Keeping Score: June 11, 2021
Got another short story rejection today. This one was personal, at least; not a form letter, but a description of an historical error that threw the editor out of the story.
It hurts a little less, I guess? To know I got close enough to being accepted that the magazine's editor read the story, and rejected it themselves. But it's also frustrating, to have such high hopes for a story, only to see it constantly fail to get published.
And now, of course, I'm diving into more historical research, and thinking of ways to fix the error they called out, while keeping the heart of the story intact. Yet another revision to make before sending it back out.
Or perhaps it's time to let this one go. Sometimes I think I need to take these rejections less personally. To treat them as less of a challenge, and more like little slips of paper slipped under my door while I'm working. So long as I'm producing more stories to send out, does it matter that much if one of them doesn't work as well as I'd like? Or to flip it around: If I'm happy with a story, does it matter so much that any particular editor isn't?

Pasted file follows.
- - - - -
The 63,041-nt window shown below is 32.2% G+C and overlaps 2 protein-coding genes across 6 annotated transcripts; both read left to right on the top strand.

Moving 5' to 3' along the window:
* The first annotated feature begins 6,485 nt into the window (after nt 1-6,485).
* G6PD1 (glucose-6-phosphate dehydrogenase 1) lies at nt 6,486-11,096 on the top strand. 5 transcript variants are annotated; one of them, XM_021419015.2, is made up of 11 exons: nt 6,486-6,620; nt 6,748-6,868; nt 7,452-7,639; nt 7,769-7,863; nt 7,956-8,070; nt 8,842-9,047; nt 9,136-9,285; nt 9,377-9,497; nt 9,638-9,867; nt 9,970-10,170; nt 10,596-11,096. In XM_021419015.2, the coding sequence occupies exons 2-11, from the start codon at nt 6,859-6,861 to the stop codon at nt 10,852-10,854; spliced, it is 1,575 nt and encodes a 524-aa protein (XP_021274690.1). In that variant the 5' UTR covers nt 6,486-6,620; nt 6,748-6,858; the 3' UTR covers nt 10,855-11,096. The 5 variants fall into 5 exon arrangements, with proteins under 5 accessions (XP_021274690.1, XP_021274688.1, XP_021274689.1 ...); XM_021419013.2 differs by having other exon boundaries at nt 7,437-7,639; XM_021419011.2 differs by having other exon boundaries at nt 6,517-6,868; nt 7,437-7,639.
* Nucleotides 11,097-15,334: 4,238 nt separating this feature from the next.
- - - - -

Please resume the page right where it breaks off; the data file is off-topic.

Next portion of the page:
Of course I'm never completely happy with a story. There's always something to change, some phrase to tweak or scene to re-think.
That's the thing: I'm always ready to revise. I crave feedback, and once I get it I honor it by making changes. But is that the best way to improve as a writer? Am I making things better, or just delaying working on something new, something to which I can apply all of my lessons learned afresh?
What about you? When you get a rejection, does it spur you to keeping editing? Or do you march on to the next project?